I’ve had a very full spring, and I apologize for my lapse in keeping in touch. With two teacher trainings on the schedule, a retreat in Vermont and a trip to Ireland, I’ve found it challenging to get to the computer.
But no matter, I’m back in Boston now, with a spacious schedule ahead, and I’ll be dropping these Minutes with greater consistency; I promise.
This summer, I’d like to take a closer look at a collection of mind factors that support and facilitate one’s awakening from sorrow and suffering. The Buddha referred to these seven faculties as theFactors of Enlightenment (bhojangas).
Jack Kornfield writes, “These seven factors of enlightenment are like the sap that runs through the Buddha’s tree of liberation, nourishing all parts of it. They are the qualities of heart and mind that arise from spiritual practice and represent the core, the essence of where his practical and systematic teachings lead us (Goldstein and Kornfield, 1987)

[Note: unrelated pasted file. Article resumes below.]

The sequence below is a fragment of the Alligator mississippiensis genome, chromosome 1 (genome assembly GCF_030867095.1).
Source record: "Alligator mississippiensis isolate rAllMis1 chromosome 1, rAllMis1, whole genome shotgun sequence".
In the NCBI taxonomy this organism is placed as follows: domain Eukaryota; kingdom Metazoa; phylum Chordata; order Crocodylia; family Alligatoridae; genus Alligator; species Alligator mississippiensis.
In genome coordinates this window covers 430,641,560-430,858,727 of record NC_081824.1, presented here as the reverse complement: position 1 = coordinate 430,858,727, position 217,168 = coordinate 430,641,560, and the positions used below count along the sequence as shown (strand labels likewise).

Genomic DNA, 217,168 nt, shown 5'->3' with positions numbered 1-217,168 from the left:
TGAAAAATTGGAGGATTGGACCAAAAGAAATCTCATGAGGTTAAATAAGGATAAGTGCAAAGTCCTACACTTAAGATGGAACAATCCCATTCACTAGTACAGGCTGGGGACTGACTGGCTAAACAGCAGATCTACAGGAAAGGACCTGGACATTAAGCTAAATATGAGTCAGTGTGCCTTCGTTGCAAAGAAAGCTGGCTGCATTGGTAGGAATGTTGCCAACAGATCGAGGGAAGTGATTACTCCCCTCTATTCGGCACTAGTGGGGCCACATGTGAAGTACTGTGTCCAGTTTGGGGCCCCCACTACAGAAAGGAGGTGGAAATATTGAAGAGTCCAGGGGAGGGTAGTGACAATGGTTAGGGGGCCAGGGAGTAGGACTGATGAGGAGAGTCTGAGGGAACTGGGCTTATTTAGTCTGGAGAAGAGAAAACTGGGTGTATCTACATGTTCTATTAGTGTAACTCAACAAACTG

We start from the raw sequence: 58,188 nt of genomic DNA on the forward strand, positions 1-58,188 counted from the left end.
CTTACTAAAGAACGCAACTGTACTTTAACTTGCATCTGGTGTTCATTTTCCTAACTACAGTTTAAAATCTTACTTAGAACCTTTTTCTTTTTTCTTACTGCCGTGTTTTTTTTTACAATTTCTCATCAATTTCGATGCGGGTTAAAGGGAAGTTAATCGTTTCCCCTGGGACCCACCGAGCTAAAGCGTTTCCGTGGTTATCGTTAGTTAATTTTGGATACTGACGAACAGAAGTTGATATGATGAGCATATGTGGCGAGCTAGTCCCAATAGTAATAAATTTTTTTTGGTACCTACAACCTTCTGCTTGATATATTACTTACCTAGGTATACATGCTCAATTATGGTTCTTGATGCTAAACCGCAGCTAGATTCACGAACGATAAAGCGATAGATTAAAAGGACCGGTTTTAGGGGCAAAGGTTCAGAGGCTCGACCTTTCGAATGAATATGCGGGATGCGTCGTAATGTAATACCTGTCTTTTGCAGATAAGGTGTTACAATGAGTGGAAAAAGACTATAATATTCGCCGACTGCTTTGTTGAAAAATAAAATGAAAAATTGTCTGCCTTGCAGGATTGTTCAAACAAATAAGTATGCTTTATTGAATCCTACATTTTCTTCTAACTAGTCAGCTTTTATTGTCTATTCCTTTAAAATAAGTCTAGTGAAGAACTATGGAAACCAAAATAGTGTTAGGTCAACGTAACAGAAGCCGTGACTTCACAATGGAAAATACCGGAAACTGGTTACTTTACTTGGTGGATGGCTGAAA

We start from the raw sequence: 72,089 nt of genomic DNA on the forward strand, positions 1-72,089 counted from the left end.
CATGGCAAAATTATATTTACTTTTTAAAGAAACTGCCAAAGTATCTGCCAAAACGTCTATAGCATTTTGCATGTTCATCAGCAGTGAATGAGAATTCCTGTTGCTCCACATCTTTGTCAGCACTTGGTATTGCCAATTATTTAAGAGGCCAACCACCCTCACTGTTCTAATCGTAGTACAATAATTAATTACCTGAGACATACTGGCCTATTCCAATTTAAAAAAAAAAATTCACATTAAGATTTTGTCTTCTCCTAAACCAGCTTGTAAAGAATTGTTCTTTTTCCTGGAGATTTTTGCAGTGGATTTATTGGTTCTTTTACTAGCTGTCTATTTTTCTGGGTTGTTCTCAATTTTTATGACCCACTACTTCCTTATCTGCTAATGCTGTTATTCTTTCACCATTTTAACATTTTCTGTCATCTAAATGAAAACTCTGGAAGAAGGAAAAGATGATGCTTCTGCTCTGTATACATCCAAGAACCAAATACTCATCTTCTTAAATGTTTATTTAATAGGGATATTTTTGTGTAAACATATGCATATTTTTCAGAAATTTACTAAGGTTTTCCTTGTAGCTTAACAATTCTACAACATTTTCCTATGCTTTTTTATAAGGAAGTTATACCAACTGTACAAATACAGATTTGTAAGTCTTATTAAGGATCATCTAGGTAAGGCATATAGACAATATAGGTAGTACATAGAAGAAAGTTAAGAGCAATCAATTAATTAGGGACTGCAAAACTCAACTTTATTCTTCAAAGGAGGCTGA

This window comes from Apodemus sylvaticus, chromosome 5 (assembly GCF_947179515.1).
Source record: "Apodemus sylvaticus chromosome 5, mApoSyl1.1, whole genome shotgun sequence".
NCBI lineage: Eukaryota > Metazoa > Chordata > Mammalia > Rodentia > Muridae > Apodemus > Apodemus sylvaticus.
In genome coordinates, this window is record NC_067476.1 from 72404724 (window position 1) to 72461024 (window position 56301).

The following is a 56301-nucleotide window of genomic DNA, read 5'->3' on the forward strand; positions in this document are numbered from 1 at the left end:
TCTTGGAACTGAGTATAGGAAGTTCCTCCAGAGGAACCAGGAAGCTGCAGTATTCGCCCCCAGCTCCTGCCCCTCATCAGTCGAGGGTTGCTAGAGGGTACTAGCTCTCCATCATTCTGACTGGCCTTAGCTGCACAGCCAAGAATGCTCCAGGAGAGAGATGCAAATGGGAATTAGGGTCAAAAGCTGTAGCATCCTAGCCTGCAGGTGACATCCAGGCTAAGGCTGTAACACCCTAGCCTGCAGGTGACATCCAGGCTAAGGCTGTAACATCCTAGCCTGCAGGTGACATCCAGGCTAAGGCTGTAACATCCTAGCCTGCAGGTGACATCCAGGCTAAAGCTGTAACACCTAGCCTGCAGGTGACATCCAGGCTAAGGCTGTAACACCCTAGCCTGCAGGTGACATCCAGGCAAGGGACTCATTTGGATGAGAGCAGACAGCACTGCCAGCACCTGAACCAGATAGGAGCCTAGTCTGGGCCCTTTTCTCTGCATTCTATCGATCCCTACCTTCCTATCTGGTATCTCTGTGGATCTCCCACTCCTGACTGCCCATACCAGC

So what are these factors?
Three are arousing qualities (yang in nature):
Three are stabilizing qualities (yin in nature):
And one has a balancing quality:
Over coming weeks, I’ll be looking at each of these factors, individually.
But this week, I’d like you to get a feel for them as a whole.
A while back, I was in an interview with one of my teachers, complaining to him that the quality of my attention had gone dull and fuzzy. Sure, I was comfortable and calm, but the crispness of my focus was entirely absent.
He asked me, “Which of the Factors of Awakening are too strong and which are too weak?”
I had no idea. Hadn’t thought to ask that question. But, sure enough, bringing that question into my meditation revealed an excess of tranquility, a deficiency of investigation, and it was mindfulness that was able to discern the imbalance. In a very short amount of time, the dullness evaporated and things started to unfold with greater clarity again.
So this week, I invite you to take that question into your practice. Have a look over the list, and ask, “Are these factors in balance? Is one more excessive than another? Or is one deficient?”
You may not know at this point what they all mean or refer to. Don’t worry about that. We’ll flesh them out in coming weeks. Just begin with the innocent curiosity of the question itself.
Originally published on June 1, 2011